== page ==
Indiana natives back on land after Carnival cruise ordeal
Nearly 2,000 passengers from a disabled Carnival cruise ship are back on dry land.
That includes two women with Indiana ties who endured five days drifting at sea after an engine fire on the ship.
Jet Hilton spent what was supposed to be a girlfriends' getaway dealing with situations that no one expects on their vacation. She and 20 of her friends were stranded on the Carnival Triumph for five days without power, use of their cabins, or even working restrooms.
"They announced the first day that the toilets weren't working and they were going to drop off little red biohazard bags that you needed to use the restroom in and then once you were done, you had to put it out in the hallway for your steward," Hilton explained by phone Friday. "We were, like, 'Okay, this is gonna get real interesting!' We had a pipe break beside our room in the hallway and part of the hallway was flooded with sewage and then our room, you could walk in the carpet and it was so thick with the sewer water. It was splashing up on our calves, so we didn't wanna sleep there smelling, you know, of the waste. The whole ship really had a very bad smell and some areas, literally, if you walked in that area, it would burn your eyes it was so bad."
Hilton took pictures of fellow passengers sleeping under stairwells, on outdoor decks, and in dining and theater rooms. She described it as a "tent city".
"The first day there was one group that put their sheets up just to block the sun, because they were sleeping out there and then it just kind of spread all over the complete outside deck, the lido deck. It's pretty interesting to watch what people will do in these kind of circumstances," Hilton said.
She told Eyewitness News she felt the Carnival staff was amazing through it all. She also witnessed the best and the worst in human nature: the kindness of passengers helping older guests and those in need, but also guests who refused to give up their cell phone chargers for a disabled man.
"There was a man in a wheelchair that he needed to charge his battery because it was low and he couldn't move anywhere, barely," Hilton explained. "He was dependent on a lot of people, so he came rolling up to the group of people who were charging their phones and asked if he could just charge his wheelchair and there were two sides of people charging on either end of the hall and the first group he asked, they denied him. They wouldn't let him charge his wheelchair."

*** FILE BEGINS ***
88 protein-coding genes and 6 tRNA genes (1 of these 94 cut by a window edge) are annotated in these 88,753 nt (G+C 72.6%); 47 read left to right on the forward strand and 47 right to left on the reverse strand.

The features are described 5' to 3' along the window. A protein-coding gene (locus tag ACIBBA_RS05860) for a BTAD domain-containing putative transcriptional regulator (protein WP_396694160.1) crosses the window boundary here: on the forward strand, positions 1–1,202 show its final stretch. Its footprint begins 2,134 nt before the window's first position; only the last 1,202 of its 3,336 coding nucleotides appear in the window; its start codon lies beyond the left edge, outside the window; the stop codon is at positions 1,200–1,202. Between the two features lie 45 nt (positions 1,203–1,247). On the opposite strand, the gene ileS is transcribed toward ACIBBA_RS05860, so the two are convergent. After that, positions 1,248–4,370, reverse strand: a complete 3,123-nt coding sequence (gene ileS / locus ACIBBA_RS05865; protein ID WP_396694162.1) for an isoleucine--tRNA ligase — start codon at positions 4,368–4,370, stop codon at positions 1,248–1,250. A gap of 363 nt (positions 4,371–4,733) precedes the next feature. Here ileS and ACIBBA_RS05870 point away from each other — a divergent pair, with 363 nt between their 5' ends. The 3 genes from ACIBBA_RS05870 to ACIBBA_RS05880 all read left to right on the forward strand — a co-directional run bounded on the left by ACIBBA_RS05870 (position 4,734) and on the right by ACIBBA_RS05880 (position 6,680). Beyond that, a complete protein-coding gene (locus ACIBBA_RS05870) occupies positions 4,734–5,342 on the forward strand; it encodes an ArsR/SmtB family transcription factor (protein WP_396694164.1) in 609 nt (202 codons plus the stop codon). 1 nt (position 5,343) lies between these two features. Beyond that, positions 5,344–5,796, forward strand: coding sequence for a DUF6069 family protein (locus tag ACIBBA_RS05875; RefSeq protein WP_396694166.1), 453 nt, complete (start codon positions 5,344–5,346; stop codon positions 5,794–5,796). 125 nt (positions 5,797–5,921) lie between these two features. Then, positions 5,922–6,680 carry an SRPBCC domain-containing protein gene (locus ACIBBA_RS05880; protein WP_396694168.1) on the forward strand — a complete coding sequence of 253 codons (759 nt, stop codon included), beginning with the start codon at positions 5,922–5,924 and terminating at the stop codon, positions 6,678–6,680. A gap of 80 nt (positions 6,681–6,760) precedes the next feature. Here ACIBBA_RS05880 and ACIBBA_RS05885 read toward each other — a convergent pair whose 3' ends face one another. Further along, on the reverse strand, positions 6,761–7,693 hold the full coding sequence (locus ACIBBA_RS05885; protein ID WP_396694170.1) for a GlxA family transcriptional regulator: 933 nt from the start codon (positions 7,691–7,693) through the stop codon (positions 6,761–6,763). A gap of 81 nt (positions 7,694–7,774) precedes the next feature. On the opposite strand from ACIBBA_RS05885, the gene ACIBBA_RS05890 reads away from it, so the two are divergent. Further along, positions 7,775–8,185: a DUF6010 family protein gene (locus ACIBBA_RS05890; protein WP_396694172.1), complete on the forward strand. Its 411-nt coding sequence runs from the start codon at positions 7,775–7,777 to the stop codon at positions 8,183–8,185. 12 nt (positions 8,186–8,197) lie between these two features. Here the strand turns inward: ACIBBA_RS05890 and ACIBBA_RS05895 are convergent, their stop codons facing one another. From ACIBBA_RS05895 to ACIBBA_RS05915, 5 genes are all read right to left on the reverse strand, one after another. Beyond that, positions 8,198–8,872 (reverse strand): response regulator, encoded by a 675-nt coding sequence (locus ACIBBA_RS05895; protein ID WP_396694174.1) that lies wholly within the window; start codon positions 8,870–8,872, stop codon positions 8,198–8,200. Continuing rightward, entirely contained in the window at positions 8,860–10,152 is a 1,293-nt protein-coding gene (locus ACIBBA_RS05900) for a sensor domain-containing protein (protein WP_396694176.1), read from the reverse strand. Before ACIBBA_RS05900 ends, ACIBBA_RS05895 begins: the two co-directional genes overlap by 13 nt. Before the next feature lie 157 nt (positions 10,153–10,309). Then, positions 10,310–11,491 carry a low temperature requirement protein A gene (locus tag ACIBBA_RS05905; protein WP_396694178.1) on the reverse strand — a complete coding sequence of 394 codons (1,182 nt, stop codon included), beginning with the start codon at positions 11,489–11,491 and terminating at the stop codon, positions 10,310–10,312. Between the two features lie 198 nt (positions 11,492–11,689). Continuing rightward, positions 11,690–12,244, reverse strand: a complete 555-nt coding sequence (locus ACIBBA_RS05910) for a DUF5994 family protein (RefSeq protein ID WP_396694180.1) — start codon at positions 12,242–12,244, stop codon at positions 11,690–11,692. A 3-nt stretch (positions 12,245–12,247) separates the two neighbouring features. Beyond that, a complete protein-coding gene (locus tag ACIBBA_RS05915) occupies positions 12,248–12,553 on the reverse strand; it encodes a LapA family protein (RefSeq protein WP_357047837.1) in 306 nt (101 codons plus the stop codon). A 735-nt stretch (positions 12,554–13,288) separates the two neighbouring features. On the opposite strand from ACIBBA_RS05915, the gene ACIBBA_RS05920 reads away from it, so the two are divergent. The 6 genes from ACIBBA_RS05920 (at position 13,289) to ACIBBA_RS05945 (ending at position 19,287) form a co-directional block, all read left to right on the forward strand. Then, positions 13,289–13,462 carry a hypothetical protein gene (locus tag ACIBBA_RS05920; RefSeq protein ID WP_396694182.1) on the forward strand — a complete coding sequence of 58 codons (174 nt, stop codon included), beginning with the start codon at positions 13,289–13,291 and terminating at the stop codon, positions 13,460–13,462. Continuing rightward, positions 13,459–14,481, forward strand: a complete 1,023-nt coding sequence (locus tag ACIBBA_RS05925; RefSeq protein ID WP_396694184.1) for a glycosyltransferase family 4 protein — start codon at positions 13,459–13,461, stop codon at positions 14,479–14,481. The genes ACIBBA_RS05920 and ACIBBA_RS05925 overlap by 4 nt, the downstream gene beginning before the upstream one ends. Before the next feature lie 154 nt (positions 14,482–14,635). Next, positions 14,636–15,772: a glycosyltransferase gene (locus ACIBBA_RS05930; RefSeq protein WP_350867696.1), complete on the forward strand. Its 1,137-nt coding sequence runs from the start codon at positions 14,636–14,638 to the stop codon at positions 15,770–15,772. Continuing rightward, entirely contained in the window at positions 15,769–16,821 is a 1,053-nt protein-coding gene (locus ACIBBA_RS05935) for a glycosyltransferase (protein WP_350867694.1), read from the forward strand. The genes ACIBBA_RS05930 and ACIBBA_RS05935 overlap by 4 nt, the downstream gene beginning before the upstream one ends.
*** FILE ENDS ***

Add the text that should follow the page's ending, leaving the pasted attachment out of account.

Still, Hilton says she tried to stay positive during her extended days at sea. Even with that last delay, when the tug rope broke, she says she knew she'd be safe soon.
"At that point, we knew we were so close and what's one more thing? We saw...land was in sight."
Hilton is back on land in New Orleans. She and her husband, who live in Houston, Texas, plan to enjoy the weekend in the Crescent City and watch the IU-Purdue game at their hotel.
Carnival gave her a refund on the cruise, $500 and a discounted cruise in the future. She's not sure yet whether she'll take them up on another trip.
Teen: "That was awful"
Eighteen-year-old Brianna Adkins of Noblesville was also aboard the disabled ship.
"It wasn't the worse thing I've ever gone through, but...," said Adkins.
But it will be a long time - if ever - before Adkins goes on another cruise.
"I definitely don't think I would ever want to do it again," she said.
She also spoke of the deplorable conditions aboard the Triumph.
"You had to, when you had to go to the bathroom, you had to go on top of other people's bathroom stuff, waste," she said. "It was long and hot. There's not good food and there was water on the side of the boat. The boat was leaning."
While Adkins says she won't be leaving port anytime soon, travel agents say this might just be the right time to book a cruise.
"I think we'll see the impact of it, you know, in the next two weeks if there's going to be, you know, some great deals," said Alex Kutin with Travel Leaders.
Kutin says there are already some great deals on cruises out there right now. If more are coming will depend on how well cruise lines book up in the coming weeks.
"If they see that they're not filling their ships, then they have a tendency, you know, to go ahead and to, you know, offer some additional discounts," Kutin said.
But that's not enough, Adkins says, to get her on a cruise anytime soon.
"I don't think its worth it. I would not ever want to go through that again. That was awful," she said.